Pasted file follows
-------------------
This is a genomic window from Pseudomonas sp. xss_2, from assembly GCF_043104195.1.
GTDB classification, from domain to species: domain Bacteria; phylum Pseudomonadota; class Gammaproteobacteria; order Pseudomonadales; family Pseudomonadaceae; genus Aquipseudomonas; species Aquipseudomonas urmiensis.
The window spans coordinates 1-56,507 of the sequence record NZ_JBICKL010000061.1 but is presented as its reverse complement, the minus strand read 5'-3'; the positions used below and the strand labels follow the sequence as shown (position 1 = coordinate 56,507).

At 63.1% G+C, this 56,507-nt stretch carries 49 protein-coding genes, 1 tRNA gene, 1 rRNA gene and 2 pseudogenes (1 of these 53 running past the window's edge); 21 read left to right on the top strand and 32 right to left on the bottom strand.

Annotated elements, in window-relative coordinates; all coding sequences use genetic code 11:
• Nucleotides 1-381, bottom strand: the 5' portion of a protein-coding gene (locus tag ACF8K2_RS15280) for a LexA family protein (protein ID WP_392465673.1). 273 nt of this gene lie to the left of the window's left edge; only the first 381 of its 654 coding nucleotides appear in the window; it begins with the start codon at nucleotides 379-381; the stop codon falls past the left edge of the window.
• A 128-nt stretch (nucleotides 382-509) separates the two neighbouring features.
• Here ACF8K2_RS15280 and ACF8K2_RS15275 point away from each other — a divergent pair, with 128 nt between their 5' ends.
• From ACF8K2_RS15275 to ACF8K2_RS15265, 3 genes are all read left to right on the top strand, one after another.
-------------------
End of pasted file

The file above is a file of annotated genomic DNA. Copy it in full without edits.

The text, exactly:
This is a genomic window from Pseudomonas sp. xss_2, from assembly GCF_043104195.1.
GTDB classification, from domain to species: domain Bacteria; phylum Pseudomonadota; class Gammaproteobacteria; order Pseudomonadales; family Pseudomonadaceae; genus Aquipseudomonas; species Aquipseudomonas urmiensis.
The window spans coordinates 1-56,507 of the sequence record NZ_JBICKL010000061.1 but is presented as its reverse complement, the minus strand read 5'-3'; the positions used below and the strand labels follow the sequence as shown (position 1 = coordinate 56,507).

At 63.1% G+C, this 56,507-nt stretch carries 49 protein-coding genes, 1 tRNA gene, 1 rRNA gene and 2 pseudogenes (1 of these 53 running past the window's edge); 21 read left to right on the top strand and 32 right to left on the bottom strand.

Annotated elements, in window-relative coordinates; all coding sequences use genetic code 11:
• Nucleotides 1-381, bottom strand: the 5' portion of a protein-coding gene (locus tag ACF8K2_RS15280) for a LexA family protein (protein ID WP_392465673.1). 273 nt of this gene lie to the left of the window's left edge; only the first 381 of its 654 coding nucleotides appear in the window; it begins with the start codon at nucleotides 379-381; the stop codon falls past the left edge of the window.
• A 128-nt stretch (nucleotides 382-509) separates the two neighbouring features.
• Here ACF8K2_RS15280 and ACF8K2_RS15275 point away from each other — a divergent pair, with 128 nt between their 5' ends.
• From ACF8K2_RS15275 to ACF8K2_RS15265, 3 genes are all read left to right on the top strand, one after another.